In sub-Saharan Africa, inadequate numbers of doctors and the relative lack of conventional health care have meant that the continent has maintained extremely high maternal and child mortality rates. Such a persistent and important problem naturally draws the attention of developers and entrepreneurs – people who want to bring new ways of reaching pregnant women in Africa to market and provide them with the information and access required to have a healthy pregnancy and birth process.
This burgeoning class of developers includes people like Usman Abiola, a user experience designer at African fintech powerhouse Flutterwave Inc. He says that he and others like him are attracted to the health space as it allows them to use their skills to improve people’s quality of life. Since they live in communities affected by poor maternal health, African developers know how important it is for the user to quickly access information and emergency care.
Health tech is mostly about solving problems for undeserved communities
– Usman Abiola
On the back of this kind of enthusiasm, multiple tech solutions targeted at tackling Africa’s maternal and child mortality problems have emerged in recent years, each aiming to help as many women and children as possible. In Ghana, Mobile Midwife, Obaatan Pa, and several others have launched. In Nigeria, the Babymigo app, artificial intelligence-based Ubenwa and a plethora of other apps and web services are helping guide women through pregnancy, delivery, and post-childbirth.
Lack of cut-through
Each African country has its particular apps or services, but they have all suffered similar setbacks. In the main, they haven’t been able to attract the user numbers that would allow them to make a significant impact on health and – crucially – make money at the same time.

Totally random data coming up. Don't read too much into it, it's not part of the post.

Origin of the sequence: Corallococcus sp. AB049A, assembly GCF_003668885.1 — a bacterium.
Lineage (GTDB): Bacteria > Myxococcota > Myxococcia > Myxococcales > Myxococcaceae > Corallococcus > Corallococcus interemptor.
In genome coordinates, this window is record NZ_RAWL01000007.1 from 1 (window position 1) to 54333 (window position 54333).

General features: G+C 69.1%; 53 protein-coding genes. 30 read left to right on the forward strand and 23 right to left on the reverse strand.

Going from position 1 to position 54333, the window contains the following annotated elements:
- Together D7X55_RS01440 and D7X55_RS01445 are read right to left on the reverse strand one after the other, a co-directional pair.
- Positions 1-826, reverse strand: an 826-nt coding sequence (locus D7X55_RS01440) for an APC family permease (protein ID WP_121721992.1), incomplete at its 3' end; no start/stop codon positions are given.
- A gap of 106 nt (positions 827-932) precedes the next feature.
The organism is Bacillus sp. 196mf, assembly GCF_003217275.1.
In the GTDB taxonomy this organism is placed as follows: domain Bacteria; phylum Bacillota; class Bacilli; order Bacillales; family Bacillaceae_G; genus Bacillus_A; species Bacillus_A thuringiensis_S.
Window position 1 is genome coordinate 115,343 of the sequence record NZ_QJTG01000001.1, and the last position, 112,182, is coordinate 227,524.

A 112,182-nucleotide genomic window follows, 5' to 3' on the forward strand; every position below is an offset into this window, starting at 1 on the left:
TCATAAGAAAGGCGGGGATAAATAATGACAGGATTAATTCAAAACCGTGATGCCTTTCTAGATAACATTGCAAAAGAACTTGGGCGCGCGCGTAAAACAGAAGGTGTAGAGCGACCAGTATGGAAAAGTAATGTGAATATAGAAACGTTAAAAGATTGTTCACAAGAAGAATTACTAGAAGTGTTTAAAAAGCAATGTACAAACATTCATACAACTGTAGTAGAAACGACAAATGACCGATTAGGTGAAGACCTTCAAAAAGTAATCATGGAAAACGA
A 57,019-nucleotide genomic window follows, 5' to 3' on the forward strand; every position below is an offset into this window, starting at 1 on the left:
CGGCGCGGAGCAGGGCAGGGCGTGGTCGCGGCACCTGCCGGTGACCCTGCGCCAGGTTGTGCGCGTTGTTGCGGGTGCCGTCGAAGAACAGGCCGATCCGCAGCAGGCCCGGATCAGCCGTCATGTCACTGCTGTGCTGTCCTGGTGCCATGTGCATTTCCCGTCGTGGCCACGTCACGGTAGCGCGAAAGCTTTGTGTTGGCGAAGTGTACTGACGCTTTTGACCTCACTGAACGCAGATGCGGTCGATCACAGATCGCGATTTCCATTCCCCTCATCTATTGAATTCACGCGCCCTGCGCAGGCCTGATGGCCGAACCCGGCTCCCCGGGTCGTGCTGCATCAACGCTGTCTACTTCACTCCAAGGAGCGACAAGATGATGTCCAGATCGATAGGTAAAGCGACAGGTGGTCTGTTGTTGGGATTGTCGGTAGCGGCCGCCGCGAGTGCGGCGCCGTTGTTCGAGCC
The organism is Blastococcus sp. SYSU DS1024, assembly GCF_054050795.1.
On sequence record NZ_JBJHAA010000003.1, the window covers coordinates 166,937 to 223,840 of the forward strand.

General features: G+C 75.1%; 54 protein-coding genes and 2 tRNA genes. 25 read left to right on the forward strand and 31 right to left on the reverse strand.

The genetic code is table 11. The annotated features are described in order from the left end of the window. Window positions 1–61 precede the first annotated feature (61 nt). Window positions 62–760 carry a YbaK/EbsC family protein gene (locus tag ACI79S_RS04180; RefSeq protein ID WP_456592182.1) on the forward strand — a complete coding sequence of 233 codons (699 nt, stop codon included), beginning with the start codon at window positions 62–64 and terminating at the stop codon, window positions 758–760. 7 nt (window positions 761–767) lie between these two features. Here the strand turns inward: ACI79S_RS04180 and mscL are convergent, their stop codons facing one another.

In 2015 for instance, there were over 34 million births in Nigeria but none of the apps targeted at women, maternity or childcare has more than 100,000 active users. Most health start-ups in Africa cite attracting sufficient users as their biggest challenge.
Start-ups have two main approaches to this – either they work on directly engaging pregnant women or they attempt to get in touch with doctors, who will go on to recommend their apps or services. Both approaches, however, have their challenges since many patients will prefer to take advice from their doctors instead of an app, while the doctors themselves often don’t believe in products developed by “techies” who haven’t practiced medicine themselves. Doctors can also be reluctant to deviate from their long-trusted standard operating procedures.
The South African example
On 3 May 2011, then-US Secretary of State Hillary Clinton launched Mobile Alliance for Maternal Action (MAMA), a three-year public-private partnership to deliver health information to new and expectant mothers via their mobile phones. Two years later, it launched in South Africa as MAMA SA with several local partners. These included the 25 million subscriber-strong mobile network Vodacom, which offered free access to MAMA SA website, and South Africa’s most popular TV soap opera Generations. But in spite of all this, it could only cumulatively reach about 350,000 users.